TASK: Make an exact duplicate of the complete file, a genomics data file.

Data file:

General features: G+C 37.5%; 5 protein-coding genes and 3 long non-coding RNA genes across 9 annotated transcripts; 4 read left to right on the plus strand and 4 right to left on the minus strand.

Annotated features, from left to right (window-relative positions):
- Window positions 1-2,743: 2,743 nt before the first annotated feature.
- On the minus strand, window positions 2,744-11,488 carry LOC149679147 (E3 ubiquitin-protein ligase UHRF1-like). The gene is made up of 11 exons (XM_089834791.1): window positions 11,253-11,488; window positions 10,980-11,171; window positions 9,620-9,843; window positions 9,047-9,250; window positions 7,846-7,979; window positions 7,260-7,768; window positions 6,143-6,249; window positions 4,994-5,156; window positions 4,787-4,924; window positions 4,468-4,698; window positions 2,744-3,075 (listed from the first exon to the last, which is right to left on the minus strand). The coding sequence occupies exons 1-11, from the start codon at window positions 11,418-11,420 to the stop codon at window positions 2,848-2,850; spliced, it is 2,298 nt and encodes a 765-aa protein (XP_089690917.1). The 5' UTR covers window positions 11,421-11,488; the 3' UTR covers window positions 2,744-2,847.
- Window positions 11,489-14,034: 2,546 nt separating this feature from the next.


General features: G+C 37.5%; 5 protein-coding genes and 3 long non-coding RNA genes across 9 annotated transcripts; 4 read left to right on the plus strand and 4 right to left on the minus strand.

Annotated features, from left to right (window-relative positions):
- Window positions 1-2,743: 2,743 nt before the first annotated feature.
- On the minus strand, window positions 2,744-11,488 carry LOC149679147 (E3 ubiquitin-protein ligase UHRF1-like). The gene is made up of 11 exons (XM_089834791.1): window positions 11,253-11,488; window positions 10,980-11,171; window positions 9,620-9,843; window positions 9,047-9,250; window positions 7,846-7,979; window positions 7,260-7,768; window positions 6,143-6,249; window positions 4,994-5,156; window positions 4,787-4,924; window positions 4,468-4,698; window positions 2,744-3,075 (listed from the first exon to the last, which is right to left on the minus strand). The coding sequence occupies exons 1-11, from the start codon at window positions 11,418-11,420 to the stop codon at window positions 2,848-2,850; spliced, it is 2,298 nt and encodes a 765-aa protein (XP_089690917.1). The 5' UTR covers window positions 11,421-11,488; the 3' UTR covers window positions 2,744-2,847.
- Window positions 11,489-14,034: 2,546 nt separating this feature from the next.